Jung was not a Jungian. Keynes was not a Keynesian. Hayek was not Hayekian. Buddha was not a Buddhist. It is one thing to learn from the wise, it is quite another to restrict oneself to a particular school of thought when their supposed founders probably themselves never did! We must beware the danger of knowledge tribalism.
Humankind has been trying to crystalise and institutionalise knowledge for millennia. Schools of thought and traditions are vehicles for learning to be passing down over time. However, we are undeniably also a tribal species with In-group tendencies. So, schools of thought can easily become like football teams where supporters dogmatically cling to their views to the point of creating conflict.
Even the ancient’s recognised the dangers of knowledge tribalism. Here is the Roman Stoic, Seneca the Younger, who often quoted ‘rival’ Epicurean thought, noting the problem:
‘It was Epicurus who said that’, you protest. ‘What business have you got with someone else’s property?’ Whatever is true is my property. And I shall persist in inflicting Epicurus on you, in order to bring it home to the people who take an oath of allegiance to someone and never afterwards consider what is being said but only who said it, that the things of great merit are common property. — Epistulae Morales ad Lucilium, Letter XII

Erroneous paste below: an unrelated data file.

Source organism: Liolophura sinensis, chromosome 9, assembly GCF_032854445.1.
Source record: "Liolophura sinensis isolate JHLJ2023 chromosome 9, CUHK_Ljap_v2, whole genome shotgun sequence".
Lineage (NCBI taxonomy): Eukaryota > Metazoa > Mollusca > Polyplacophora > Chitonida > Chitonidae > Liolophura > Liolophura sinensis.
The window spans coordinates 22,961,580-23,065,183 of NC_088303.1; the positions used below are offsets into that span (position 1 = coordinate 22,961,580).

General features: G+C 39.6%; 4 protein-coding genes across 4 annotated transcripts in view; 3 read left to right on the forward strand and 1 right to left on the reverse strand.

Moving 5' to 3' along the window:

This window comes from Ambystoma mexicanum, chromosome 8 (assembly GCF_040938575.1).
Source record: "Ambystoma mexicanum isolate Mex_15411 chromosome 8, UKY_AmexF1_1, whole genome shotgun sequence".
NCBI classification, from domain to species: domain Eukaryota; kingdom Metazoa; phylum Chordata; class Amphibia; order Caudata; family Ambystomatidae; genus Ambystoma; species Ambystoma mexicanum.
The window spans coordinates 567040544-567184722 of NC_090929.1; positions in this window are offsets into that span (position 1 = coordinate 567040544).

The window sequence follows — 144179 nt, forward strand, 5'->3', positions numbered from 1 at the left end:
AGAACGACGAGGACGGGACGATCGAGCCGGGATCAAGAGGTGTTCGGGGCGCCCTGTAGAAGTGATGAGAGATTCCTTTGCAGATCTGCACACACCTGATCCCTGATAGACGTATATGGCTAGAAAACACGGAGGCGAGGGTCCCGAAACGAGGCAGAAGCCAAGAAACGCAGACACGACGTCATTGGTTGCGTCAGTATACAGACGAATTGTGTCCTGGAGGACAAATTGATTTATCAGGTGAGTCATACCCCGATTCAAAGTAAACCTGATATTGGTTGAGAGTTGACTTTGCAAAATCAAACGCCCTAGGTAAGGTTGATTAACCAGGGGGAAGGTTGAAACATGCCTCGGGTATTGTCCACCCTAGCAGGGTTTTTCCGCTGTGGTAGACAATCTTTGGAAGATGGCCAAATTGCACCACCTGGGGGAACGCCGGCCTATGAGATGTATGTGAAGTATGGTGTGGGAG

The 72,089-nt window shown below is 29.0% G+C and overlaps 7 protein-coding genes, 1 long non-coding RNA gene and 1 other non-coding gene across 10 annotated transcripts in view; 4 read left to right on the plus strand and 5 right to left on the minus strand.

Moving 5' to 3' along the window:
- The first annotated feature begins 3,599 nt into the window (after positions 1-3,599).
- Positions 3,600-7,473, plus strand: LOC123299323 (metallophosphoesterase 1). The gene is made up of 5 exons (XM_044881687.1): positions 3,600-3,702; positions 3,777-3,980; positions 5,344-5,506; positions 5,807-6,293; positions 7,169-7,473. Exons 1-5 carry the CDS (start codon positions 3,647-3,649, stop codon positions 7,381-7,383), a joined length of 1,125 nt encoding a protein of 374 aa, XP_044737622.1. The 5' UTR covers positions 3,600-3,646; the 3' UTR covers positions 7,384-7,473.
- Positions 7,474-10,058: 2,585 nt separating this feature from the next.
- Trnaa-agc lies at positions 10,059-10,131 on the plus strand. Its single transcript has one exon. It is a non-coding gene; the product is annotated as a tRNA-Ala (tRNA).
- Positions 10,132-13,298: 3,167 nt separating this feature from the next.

Here’s the thing. Truth does not care about tribalism and petty victories of one school of thought over another. By swallowing wholesale a particular thing — some “ism” or the other — you risk moving away from ‘truth’ and openness. You risk moving towards ego-based objectives to do with control or “winning” and away from the pursuit of deeper understanding.
Seeking truth > knowledge tribalism
Learning need not have boundaries. Why should it? By all means, have your favoured discipline and even your favoured school of thought. Fair enough. But, beware of making a dogma out of it such that it blinds you to all else. The wisest and sharpest people I know rarely restrict themselves to any one school. They tend to draw upon ideas far and wide, mainstream and obscure. And, if they do have preferences, they are the first to critique any problems therein.
In the end, you must decide what your goal is. Is it the pursuit of truth or ego-validation that comes from knowledge tribalism?
Harsha is a 1:1 coach and independent thinker based in London. He empowers people to find more clarity, confidence and focus in their lives — to cut through the noise, in a world so full of it. Harsha’s new book, Machine Ego: Tragedy of the Modern Mind, is now available in paperback and Kindle through Amazon.